Lascars and the Parliamentary Committee (1902-3)

The website’s previous section provides context for the exchanges that took place when a committee on merchant shipping appointed by the Board of Trade met in 1902. Text from the published report of the Committee is incorporated into our script for the Lascar seafarer, Futley Ali Kala (MM Committee 1903, Report, 339-340). As a non-English speaker, his testimony was given to the committee via a translator, and a judicious listener will weigh that into their understanding. His original testimony was not preserved, so the problem of determining whether the translation is faithful is not resolvable. Shortly we will tell you more about the man who was recruited to speak Ali Kala’s words, Khan Bahadur Darasha Ruttonjee Chichgur. A profile is provided here of the trade unionist and MP, Havelock Wilson, the only one of the ten committee members, aside from the Chairman, to ask questions of Ali Kala. Sir Francis Jeune, a British judge and President of the Admiralty Division of the High Court of Justice, was the committee’s chair.

Parliamentary papers are an eminently useful source to the maritime historian. Because of its importance to the nation, numerous committees on merchant shipping reported to the British parliament in the nineteenth and twentieth century. The committee of 1902-3 was not established just to review Lascar employment, but Lascars were too numerous by that date to be overlooked in any serious examination of the industry (MM Committee 1903, Report, v). Two factors are already indicated, the recent Boer war that had panicked the authorities about the state of civilian reserves in wartime, and the unease that organized labour felt about the potential for their members’ employment conditions to be undermined by Lascars when they started appearing more frequently in Atlantic waters. For statistics resort was had to the Registrar General of Shipping and Seamen who reported that in 1901 there were 37,431 Lascars, 37,174 foreigners and 151,376 British seafarers on British merchant vessels (MM Committee 1903, Minutes, Appendix M, no. 1).

Firemen, coal trimmers and seamen had been called to testify to earlier Commons committees. Yet the appearance of Lascar witnesses was unprecedented. It might well be noted, however, that they were foremen among the Lascars (serangs and tindals), not ordinary seafarers. The committee recruited them through Parliament’s one Indian-born MP, the Conservative representative for Bethnal Green, Sir Mancherjee Bhownaggree. Bhownaggree contacted Ali Kali and his three companions in the London Docks where they had been labouring aboard ships for several weeks. Havelock Wilson elicited this information. Persisting with his questioning, he got Ali Kali to speak about Lascar discontent over dock work. Otherwise Ali Kala professed that Lascars were satisfied with their conditions and earnings.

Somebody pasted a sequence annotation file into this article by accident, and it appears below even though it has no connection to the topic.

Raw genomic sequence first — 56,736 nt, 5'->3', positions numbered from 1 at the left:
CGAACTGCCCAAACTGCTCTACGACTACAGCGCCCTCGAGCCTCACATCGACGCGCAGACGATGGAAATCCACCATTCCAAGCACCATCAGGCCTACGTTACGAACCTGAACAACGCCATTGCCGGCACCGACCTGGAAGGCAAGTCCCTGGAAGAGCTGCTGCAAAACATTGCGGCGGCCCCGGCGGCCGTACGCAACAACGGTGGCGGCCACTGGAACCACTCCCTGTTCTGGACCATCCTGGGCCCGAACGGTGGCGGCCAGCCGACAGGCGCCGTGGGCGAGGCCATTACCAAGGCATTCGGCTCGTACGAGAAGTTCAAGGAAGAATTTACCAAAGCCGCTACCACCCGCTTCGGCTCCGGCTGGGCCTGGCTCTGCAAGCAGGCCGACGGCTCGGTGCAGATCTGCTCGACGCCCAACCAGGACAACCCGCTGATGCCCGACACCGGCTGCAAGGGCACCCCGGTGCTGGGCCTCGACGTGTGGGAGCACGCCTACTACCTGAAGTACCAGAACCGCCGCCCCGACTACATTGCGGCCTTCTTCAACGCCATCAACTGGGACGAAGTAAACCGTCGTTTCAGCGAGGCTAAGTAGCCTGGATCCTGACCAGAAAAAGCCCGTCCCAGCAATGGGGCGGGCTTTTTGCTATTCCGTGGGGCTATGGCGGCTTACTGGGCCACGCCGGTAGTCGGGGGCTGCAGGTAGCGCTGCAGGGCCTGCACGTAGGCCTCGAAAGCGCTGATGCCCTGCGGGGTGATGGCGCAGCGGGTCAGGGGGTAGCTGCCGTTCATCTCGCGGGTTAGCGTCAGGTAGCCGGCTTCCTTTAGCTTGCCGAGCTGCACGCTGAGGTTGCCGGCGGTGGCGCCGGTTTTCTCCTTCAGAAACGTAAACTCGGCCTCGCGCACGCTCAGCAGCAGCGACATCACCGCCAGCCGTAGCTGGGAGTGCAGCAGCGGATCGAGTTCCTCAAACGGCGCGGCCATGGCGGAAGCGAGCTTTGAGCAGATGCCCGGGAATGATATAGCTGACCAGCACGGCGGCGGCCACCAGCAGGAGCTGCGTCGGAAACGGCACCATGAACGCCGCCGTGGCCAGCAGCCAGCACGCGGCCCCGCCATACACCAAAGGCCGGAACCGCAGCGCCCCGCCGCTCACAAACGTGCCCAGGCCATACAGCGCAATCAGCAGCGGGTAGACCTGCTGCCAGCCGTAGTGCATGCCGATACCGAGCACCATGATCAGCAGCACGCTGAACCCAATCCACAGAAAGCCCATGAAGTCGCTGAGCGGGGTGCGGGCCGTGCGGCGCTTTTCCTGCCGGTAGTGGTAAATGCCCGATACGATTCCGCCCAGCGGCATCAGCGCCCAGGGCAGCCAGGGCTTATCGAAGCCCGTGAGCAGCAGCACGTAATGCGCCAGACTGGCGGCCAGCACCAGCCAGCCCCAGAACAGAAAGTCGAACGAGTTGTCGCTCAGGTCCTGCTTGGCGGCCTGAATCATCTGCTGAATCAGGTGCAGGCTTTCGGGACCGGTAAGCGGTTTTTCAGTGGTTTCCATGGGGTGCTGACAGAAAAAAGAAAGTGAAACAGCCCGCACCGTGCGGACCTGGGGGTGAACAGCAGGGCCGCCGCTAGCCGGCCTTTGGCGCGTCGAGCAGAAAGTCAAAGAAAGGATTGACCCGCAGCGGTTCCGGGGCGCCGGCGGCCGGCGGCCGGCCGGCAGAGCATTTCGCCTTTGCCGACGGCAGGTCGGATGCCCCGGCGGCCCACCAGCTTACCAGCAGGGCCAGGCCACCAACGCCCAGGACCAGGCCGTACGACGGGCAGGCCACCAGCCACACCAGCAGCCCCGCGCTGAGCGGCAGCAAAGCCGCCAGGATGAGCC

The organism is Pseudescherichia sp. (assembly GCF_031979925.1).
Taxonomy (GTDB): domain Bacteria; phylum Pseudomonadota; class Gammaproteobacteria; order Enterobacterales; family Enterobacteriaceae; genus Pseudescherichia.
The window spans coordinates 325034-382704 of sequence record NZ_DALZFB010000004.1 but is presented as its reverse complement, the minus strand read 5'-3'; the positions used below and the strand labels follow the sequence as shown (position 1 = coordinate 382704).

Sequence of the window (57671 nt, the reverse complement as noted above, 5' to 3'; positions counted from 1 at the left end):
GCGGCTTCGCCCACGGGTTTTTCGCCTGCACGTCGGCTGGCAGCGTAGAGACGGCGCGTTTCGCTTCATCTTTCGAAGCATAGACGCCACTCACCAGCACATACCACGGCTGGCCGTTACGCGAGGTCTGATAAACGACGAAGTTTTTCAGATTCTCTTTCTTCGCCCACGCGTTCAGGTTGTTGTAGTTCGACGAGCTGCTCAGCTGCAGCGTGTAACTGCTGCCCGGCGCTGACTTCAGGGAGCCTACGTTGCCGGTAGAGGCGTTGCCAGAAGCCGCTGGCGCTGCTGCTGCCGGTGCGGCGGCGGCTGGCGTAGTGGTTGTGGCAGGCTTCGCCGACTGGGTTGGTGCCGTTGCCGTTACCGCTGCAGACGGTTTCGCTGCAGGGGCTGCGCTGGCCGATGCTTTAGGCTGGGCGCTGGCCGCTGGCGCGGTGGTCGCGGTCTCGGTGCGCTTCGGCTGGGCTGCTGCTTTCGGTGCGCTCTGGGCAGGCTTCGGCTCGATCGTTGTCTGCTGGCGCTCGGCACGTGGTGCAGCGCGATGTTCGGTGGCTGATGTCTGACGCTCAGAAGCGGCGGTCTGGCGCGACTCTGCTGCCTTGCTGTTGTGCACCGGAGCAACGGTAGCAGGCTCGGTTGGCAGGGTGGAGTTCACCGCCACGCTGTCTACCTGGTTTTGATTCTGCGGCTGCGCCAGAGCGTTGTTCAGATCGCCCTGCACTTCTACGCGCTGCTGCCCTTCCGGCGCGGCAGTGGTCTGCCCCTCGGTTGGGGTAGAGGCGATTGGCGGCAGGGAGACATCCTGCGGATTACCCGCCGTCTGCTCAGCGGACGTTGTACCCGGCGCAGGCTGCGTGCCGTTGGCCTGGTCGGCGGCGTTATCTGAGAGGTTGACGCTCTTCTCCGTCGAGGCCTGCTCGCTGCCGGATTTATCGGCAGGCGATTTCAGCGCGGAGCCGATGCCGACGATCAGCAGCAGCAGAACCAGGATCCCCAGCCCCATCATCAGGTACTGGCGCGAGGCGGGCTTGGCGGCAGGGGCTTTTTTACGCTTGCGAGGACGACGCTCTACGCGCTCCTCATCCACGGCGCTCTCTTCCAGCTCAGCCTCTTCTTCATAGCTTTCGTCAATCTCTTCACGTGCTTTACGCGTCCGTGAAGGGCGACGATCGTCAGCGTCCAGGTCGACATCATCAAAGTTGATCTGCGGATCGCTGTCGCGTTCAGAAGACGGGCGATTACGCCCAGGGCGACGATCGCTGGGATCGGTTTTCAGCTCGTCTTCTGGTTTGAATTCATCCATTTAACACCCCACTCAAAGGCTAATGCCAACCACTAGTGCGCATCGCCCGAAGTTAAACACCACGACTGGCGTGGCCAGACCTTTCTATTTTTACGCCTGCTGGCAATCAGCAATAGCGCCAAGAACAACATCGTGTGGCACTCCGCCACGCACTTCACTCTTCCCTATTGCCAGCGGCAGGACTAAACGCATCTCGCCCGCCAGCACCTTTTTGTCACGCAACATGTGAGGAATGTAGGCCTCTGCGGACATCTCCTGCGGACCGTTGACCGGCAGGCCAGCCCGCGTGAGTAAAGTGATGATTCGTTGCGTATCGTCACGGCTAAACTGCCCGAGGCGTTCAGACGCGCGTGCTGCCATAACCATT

At Bombay Lascars had already met, anticipating the deliberations of the committee (Shipping and Mercantile Gazette, 30 June 1902). They declared their unwillingness to see their conditions of employment changed, professed loyalty to the British crown, and expressed approval of the shipping companies employing Lascars. Chichgur, the meeting’s organizer, was to convey this to the committee.

Lascars thought their employment under threat: if Wilson’s union, the NS&FU, prevailed in its intentions to see their wages rise and accommodation improved they would be priced out of the market. This would have disastrous effects on the families who depended on their earnings. Wilson posed many difficult questions about Lascars and other matters at the enquiry only to find his credibility questioned in subsequent parliamentary debates. Did he hold, as he had claimed, a Royal Naval Reserve Certificate? And what kind of seafarer was he in any case: for most of his time at sea had he not been serving meals from the galley of a small cargo vessel? (Hansard 1902, 103, cc. 1258-65). More pertinent, perhaps, is the criticism that historians have made of him, and it concerns the exclusionary intentions of the measures he proposed. A language test seemed designed to preclude any non-British seafarer from being recruited at a British port (Hyslop 2009, 61). But the problem we are left to wrestle with concerns the testimony of Futley Ali Kala, and it is troubling mostly because it was provided in another language than its printed version. The man who was called upon to translate for Ali Kala and for the three other Lascars was educated. Chichgur was an Indian university graduate and a Justice of the Peace (MM Committee 1903, Minutes, Q. 9093). Yet, at Bombay Chichgur was professionally involved in the supply of Lascars (MM Committee, Minutes Qs. 9215-9216). It is conceivable that he might have earned the unflattering label “crimp” had he been based in a North American or British port.